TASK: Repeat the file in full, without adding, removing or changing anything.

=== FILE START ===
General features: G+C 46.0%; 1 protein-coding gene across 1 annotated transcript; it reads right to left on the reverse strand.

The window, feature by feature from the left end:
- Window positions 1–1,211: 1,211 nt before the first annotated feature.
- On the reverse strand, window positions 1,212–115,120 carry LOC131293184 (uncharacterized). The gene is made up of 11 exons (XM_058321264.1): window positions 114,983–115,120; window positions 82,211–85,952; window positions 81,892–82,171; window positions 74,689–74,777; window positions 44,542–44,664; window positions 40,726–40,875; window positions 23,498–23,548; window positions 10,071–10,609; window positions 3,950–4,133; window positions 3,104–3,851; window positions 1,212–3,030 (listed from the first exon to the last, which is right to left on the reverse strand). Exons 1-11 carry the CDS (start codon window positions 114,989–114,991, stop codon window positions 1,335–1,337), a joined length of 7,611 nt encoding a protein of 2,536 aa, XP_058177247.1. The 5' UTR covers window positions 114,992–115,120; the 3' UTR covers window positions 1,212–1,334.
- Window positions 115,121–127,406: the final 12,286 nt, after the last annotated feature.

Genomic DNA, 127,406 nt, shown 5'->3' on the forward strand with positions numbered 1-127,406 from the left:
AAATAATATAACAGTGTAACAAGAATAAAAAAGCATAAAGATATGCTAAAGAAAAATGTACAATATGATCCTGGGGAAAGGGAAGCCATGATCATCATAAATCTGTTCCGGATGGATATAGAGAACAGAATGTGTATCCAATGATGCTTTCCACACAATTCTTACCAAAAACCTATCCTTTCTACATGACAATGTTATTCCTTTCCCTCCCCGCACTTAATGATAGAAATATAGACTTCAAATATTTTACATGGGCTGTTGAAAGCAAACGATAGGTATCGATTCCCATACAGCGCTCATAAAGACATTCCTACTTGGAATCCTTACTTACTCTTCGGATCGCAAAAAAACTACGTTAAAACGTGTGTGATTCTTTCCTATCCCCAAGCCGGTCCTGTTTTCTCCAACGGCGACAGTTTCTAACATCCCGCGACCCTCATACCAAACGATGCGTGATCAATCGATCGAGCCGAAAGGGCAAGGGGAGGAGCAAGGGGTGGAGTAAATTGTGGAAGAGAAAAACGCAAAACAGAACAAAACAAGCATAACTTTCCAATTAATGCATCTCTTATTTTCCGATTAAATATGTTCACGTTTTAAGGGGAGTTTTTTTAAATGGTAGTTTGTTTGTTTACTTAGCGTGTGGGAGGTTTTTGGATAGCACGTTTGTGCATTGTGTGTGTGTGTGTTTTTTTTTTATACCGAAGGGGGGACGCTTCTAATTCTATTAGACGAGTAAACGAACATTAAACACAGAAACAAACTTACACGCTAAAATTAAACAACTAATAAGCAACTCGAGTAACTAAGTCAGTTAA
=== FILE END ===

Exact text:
General features: G+C 46.0%; 1 protein-coding gene across 1 annotated transcript; it reads right to left on the reverse strand.

The window, feature by feature from the left end:
- Window positions 1–1,211: 1,211 nt before the first annotated feature.
- On the reverse strand, window positions 1,212–115,120 carry LOC131293184 (uncharacterized). The gene is made up of 11 exons (XM_058321264.1): window positions 114,983–115,120; window positions 82,211–85,952; window positions 81,892–82,171; window positions 74,689–74,777; window positions 44,542–44,664; window positions 40,726–40,875; window positions 23,498–23,548; window positions 10,071–10,609; window positions 3,950–4,133; window positions 3,104–3,851; window positions 1,212–3,030 (listed from the first exon to the last, which is right to left on the reverse strand). Exons 1-11 carry the CDS (start codon window positions 114,989–114,991, stop codon window positions 1,335–1,337), a joined length of 7,611 nt encoding a protein of 2,536 aa, XP_058177247.1. The 5' UTR covers window positions 114,992–115,120; the 3' UTR covers window positions 1,212–1,334.
- Window positions 115,121–127,406: the final 12,286 nt, after the last annotated feature.

Genomic DNA, 127,406 nt, shown 5'->3' on the forward strand with positions numbered 1-127,406 from the left:
AAATAATATAACAGTGTAACAAGAATAAAAAAGCATAAAGATATGCTAAAGAAAAATGTACAATATGATCCTGGGGAAAGGGAAGCCATGATCATCATAAATCTGTTCCGGATGGATATAGAGAACAGAATGTGTATCCAATGATGCTTTCCACACAATTCTTACCAAAAACCTATCCTTTCTACATGACAATGTTATTCCTTTCCCTCCCCGCACTTAATGATAGAAATATAGACTTCAAATATTTTACATGGGCTGTTGAAAGCAAACGATAGGTATCGATTCCCATACAGCGCTCATAAAGACATTCCTACTTGGAATCCTTACTTACTCTTCGGATCGCAAAAAAACTACGTTAAAACGTGTGTGATTCTTTCCTATCCCCAAGCCGGTCCTGTTTTCTCCAACGGCGACAGTTTCTAACATCCCGCGACCCTCATACCAAACGATGCGTGATCAATCGATCGAGCCGAAAGGGCAAGGGGAGGAGCAAGGGGTGGAGTAAATTGTGGAAGAGAAAAACGCAAAACAGAACAAAACAAGCATAACTTTCCAATTAATGCATCTCTTATTTTCCGATTAAATATGTTCACGTTTTAAGGGGAGTTTTTTTAAATGGTAGTTTGTTTGTTTACTTAGCGTGTGGGAGGTTTTTGGATAGCACGTTTGTGCATTGTGTGTGTGTGTGTTTTTTTTTTATACCGAAGGGGGGACGCTTCTAATTCTATTAGACGAGTAAACGAACATTAAACACAGAAACAAACTTACACGCTAAAATTAAACAACTAATAAGCAACTCGAGTAACTAAGTCAGTTAA